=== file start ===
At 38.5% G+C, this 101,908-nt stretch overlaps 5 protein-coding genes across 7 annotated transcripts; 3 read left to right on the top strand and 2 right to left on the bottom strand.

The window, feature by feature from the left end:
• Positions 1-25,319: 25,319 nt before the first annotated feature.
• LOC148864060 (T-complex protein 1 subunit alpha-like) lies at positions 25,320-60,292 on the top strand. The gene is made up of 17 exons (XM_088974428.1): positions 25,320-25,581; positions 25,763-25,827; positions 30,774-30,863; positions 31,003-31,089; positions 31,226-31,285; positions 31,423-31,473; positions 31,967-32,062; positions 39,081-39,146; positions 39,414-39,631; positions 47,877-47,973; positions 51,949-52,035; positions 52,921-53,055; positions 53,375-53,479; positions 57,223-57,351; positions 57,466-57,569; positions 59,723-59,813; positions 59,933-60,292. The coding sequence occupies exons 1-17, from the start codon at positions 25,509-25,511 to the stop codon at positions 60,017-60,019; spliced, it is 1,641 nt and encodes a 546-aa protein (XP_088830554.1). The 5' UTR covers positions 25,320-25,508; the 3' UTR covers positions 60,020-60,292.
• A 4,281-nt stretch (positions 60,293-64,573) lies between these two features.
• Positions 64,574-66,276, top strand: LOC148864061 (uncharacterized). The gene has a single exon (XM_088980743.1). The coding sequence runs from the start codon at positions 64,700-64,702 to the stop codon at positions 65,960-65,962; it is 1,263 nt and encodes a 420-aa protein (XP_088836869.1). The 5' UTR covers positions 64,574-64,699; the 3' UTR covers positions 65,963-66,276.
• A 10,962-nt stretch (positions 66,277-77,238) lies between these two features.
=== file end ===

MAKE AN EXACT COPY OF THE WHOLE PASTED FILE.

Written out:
At 38.5% G+C, this 101,908-nt stretch overlaps 5 protein-coding genes across 7 annotated transcripts; 3 read left to right on the top strand and 2 right to left on the bottom strand.

The window, feature by feature from the left end:
• Positions 1-25,319: 25,319 nt before the first annotated feature.
• LOC148864060 (T-complex protein 1 subunit alpha-like) lies at positions 25,320-60,292 on the top strand. The gene is made up of 17 exons (XM_088974428.1): positions 25,320-25,581; positions 25,763-25,827; positions 30,774-30,863; positions 31,003-31,089; positions 31,226-31,285; positions 31,423-31,473; positions 31,967-32,062; positions 39,081-39,146; positions 39,414-39,631; positions 47,877-47,973; positions 51,949-52,035; positions 52,921-53,055; positions 53,375-53,479; positions 57,223-57,351; positions 57,466-57,569; positions 59,723-59,813; positions 59,933-60,292. The coding sequence occupies exons 1-17, from the start codon at positions 25,509-25,511 to the stop codon at positions 60,017-60,019; spliced, it is 1,641 nt and encodes a 546-aa protein (XP_088830554.1). The 5' UTR covers positions 25,320-25,508; the 3' UTR covers positions 60,020-60,292.
• A 4,281-nt stretch (positions 60,293-64,573) lies between these two features.
• Positions 64,574-66,276, top strand: LOC148864061 (uncharacterized). The gene has a single exon (XM_088980743.1). The coding sequence runs from the start codon at positions 64,700-64,702 to the stop codon at positions 65,960-65,962; it is 1,263 nt and encodes a 420-aa protein (XP_088836869.1). The 5' UTR covers positions 64,574-64,699; the 3' UTR covers positions 65,963-66,276.
• A 10,962-nt stretch (positions 66,277-77,238) lies between these two features.